UK to Send Illegal Immigrants to Rwanda to Deter Human Smuggling

By Alexander Zhang
Alexander Zhang
Alexander Zhang
April 14, 2022Updated: April 14, 2022

People who enter the UK illegally may end up being relocated to the African country of Rwanda, British Prime Minister Boris Johnson has announced.

An initial £120 million ($157 million) is expected to be given to the Rwandan government under a trial scheme, with Home Secretary Priti Patel striking a deal during a visit to the capital of Kigali.

The first people to be relocated to Rwanda will receive formal notifications within weeks, the government said, with the first flights expected to take place in the coming months.

Epoch Times Photo
Prime Minister Boris Johnson delivers a speech at Lydd Airport in Dover, England, on April 14, 2022. (Matt Dunham – WPA Pool/Getty Images)

Talking at a press conference in Kent on April 14, Johnson said the agreement is “uncapped” and Rwanda will have the “capacity to resettle tens of thousands of people in the years ahead,” including those who have arrived illegally since the start of the year.

Johnson said that while Britain has generously provided sanctuary to countless people fleeing conflicts and persecution, “we cannot sustain a parallel illegal system.”

“Our compassion may be infinite, but our capacity to help people is not,” he said. “We can’t ask the British taxpayer to write a blank cheque to cover the costs of anyone who might want to come and live here.”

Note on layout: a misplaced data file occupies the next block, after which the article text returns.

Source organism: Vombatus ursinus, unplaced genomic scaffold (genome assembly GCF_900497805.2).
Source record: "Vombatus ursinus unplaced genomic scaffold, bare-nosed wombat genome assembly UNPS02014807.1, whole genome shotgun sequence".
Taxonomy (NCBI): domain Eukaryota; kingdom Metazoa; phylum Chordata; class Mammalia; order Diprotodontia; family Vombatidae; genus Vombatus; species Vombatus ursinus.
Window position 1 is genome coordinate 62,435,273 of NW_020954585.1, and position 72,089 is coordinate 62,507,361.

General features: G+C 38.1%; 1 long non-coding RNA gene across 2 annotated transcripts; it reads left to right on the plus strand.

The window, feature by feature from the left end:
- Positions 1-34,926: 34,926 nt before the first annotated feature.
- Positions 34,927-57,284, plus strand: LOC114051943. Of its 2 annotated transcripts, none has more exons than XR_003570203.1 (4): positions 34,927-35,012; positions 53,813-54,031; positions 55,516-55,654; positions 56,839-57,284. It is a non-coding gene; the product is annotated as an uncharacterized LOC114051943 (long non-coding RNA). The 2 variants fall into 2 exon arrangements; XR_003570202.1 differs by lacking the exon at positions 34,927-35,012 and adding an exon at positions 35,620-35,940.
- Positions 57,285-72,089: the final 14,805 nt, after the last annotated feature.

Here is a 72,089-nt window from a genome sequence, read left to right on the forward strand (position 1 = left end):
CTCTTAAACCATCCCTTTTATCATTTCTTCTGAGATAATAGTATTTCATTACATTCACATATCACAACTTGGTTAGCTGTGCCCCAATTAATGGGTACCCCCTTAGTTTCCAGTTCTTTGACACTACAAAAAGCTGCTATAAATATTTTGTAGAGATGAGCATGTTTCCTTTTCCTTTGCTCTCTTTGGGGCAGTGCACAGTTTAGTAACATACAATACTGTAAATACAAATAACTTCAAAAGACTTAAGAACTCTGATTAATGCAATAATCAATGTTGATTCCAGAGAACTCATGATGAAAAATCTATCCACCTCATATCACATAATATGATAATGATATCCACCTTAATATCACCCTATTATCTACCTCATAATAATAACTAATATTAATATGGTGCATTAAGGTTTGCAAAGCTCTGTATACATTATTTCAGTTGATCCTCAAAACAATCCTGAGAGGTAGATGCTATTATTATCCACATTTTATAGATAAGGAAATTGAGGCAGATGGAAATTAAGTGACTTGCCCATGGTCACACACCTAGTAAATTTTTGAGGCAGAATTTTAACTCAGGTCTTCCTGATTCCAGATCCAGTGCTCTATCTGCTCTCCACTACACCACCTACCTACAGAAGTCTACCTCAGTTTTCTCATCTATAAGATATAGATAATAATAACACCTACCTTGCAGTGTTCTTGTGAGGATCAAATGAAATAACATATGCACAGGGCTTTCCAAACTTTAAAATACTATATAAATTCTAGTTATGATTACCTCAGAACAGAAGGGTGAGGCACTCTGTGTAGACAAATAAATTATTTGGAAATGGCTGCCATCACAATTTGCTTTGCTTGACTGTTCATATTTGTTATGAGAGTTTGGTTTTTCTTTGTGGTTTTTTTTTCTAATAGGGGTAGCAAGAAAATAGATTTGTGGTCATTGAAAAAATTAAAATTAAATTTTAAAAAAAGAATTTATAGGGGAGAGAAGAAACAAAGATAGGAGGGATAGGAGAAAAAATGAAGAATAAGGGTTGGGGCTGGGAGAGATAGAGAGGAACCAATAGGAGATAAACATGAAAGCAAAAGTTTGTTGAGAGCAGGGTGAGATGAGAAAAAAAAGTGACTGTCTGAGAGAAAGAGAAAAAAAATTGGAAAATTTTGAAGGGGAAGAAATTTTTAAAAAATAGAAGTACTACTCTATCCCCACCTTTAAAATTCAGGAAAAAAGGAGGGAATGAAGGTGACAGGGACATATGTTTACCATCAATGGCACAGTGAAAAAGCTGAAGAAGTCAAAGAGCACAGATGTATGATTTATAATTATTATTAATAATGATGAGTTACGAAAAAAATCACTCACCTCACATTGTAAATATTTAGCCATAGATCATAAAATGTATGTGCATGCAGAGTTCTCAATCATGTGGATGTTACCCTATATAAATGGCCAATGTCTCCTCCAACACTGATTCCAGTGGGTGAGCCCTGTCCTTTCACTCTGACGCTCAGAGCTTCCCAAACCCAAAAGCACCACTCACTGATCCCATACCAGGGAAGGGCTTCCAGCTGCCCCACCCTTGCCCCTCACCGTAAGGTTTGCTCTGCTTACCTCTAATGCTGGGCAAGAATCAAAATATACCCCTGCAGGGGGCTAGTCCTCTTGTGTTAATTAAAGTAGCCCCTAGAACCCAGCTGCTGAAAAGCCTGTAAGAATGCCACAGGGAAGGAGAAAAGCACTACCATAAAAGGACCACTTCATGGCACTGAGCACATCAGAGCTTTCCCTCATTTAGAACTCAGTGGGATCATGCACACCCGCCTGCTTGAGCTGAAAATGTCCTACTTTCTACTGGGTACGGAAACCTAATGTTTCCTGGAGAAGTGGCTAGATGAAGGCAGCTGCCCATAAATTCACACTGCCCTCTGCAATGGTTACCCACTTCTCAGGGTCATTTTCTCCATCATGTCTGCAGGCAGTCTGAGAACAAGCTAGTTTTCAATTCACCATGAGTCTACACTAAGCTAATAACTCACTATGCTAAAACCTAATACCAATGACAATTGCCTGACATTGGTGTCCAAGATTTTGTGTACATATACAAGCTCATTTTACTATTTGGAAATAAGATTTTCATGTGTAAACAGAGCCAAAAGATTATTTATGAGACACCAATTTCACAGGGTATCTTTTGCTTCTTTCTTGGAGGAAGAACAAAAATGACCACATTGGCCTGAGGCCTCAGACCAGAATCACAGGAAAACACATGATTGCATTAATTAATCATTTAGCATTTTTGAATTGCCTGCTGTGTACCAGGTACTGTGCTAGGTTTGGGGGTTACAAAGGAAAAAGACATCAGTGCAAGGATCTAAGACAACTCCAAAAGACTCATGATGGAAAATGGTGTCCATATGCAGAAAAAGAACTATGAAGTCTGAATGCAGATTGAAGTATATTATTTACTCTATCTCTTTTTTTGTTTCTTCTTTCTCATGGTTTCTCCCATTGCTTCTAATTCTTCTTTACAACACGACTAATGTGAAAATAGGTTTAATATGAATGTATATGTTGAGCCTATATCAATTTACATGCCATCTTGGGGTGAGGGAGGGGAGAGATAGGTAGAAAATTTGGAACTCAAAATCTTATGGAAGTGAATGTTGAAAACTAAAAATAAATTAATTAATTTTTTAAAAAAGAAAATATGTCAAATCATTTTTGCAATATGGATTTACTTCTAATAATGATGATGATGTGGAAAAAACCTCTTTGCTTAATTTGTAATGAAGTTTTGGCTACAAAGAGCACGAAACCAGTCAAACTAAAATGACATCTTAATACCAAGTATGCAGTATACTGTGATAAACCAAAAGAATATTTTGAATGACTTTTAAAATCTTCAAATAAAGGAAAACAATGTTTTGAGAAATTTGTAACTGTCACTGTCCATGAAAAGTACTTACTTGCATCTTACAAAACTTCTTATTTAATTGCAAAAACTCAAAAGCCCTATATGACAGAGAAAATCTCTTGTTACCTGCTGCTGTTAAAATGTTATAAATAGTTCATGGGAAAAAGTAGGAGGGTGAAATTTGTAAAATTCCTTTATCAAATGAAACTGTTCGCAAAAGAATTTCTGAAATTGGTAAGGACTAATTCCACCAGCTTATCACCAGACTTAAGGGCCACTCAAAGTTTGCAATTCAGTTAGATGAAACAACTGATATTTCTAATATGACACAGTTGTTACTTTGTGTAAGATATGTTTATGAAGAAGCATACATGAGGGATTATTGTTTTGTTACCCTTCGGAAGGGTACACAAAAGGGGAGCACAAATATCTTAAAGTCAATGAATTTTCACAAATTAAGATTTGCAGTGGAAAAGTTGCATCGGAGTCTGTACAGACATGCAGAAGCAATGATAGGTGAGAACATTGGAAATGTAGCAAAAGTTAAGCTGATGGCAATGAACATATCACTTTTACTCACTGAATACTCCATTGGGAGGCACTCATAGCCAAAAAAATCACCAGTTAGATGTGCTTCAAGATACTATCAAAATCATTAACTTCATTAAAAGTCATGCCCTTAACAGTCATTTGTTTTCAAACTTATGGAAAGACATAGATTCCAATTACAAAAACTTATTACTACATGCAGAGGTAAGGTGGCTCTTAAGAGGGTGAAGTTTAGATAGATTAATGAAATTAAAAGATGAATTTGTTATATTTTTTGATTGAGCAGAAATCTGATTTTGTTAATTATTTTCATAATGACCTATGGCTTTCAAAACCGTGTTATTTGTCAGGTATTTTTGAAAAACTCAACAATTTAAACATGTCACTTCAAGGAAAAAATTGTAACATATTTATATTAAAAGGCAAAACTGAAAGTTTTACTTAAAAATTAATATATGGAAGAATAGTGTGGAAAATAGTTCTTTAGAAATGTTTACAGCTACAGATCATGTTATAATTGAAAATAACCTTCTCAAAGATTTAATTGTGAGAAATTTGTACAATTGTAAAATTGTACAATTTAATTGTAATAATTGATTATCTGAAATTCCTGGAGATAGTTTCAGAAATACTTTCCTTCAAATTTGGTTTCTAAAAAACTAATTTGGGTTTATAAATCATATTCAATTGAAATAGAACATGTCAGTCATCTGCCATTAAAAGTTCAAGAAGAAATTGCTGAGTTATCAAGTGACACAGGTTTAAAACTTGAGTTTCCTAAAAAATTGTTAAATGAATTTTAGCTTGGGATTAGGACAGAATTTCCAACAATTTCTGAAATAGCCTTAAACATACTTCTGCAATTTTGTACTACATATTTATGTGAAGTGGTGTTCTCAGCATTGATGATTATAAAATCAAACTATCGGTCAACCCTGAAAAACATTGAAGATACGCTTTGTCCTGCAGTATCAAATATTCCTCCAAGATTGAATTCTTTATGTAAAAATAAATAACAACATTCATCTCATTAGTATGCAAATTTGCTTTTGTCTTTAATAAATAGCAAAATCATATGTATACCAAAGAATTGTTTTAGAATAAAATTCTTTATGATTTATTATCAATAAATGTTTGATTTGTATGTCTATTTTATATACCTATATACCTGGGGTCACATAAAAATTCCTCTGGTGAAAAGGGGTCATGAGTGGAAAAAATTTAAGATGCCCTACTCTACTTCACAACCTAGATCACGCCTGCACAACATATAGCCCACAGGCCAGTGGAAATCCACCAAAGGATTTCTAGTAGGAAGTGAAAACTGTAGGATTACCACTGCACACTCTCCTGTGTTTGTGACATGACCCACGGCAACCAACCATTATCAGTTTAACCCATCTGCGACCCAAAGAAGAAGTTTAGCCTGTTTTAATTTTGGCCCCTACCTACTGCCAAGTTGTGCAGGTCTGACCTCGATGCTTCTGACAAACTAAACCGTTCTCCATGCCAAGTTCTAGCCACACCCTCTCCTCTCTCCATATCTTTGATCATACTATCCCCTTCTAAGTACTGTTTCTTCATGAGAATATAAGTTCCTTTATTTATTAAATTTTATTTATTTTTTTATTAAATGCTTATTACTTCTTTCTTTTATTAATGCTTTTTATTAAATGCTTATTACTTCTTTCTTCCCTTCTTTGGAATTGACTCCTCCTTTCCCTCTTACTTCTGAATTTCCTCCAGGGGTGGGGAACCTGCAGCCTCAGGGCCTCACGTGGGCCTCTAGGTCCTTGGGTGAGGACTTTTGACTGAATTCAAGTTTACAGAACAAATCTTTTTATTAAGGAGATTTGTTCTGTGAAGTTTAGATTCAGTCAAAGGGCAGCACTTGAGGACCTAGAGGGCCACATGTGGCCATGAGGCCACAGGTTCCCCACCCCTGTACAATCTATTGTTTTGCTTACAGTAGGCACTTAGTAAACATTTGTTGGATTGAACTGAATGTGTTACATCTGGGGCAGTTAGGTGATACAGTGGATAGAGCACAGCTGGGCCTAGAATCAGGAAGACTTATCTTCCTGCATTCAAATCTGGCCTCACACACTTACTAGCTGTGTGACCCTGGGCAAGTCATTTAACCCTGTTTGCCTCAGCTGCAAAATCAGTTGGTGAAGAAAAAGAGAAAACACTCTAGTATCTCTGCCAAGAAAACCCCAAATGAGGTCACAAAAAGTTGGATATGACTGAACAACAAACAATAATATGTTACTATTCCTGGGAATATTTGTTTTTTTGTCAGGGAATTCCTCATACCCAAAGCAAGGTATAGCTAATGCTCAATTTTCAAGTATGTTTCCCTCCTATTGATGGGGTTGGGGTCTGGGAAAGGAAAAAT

The prime minister said he hopes the threat of relocation to Rwanda will help end “the most tragic of all forms of illegal migration,” namely “the barbaric trade in human misery conducted by the people smugglers” in the English Channel.

He said, “These vile people smugglers are abusing the vulnerable and turning the Channel into a watery graveyard, with men, women, and children, drowning in unseaworthy boats, and suffocating in refrigerated lorries.”

“We must halt this appalling trade and defeat the people smugglers,” he said.

Johnson pledged £50 million ($66 million) in new funding for boats, aerial surveillance, and military personnel to help ensure the measures are a “very considerable deterrent” to people-smuggling operations across the Channel.

And he said the individuals who succeed in making it to the UK “will be taken not to hotels at vast public expense” and instead will be housed in Greek-style detention centres, with the first opening “shortly.”

He said the Royal Navy would on April 14 take over operational command from the Border Force in the Channel to ensure “no boat makes it to the UK undetected.”

The main opposition Labour Party accused the prime minister of trying to distract from the “partygate” scandal with the “unworkable, unethical, and extortionate” relocation scheme.

But Johnson said the scheme will be “fully compliant with our international legal obligations,” and insisted Rwanda is “one of the safest countries in the world” and is “globally recognised for its record of welcoming and integrating migrants.”

The prime minister acknowledged that the government expects the scheme to be challenged in the courts by what he called a “formidable army of politically-motivated lawyers.”

“So I know this system will not take effect overnight,” he said.

PA Media contributed to this report.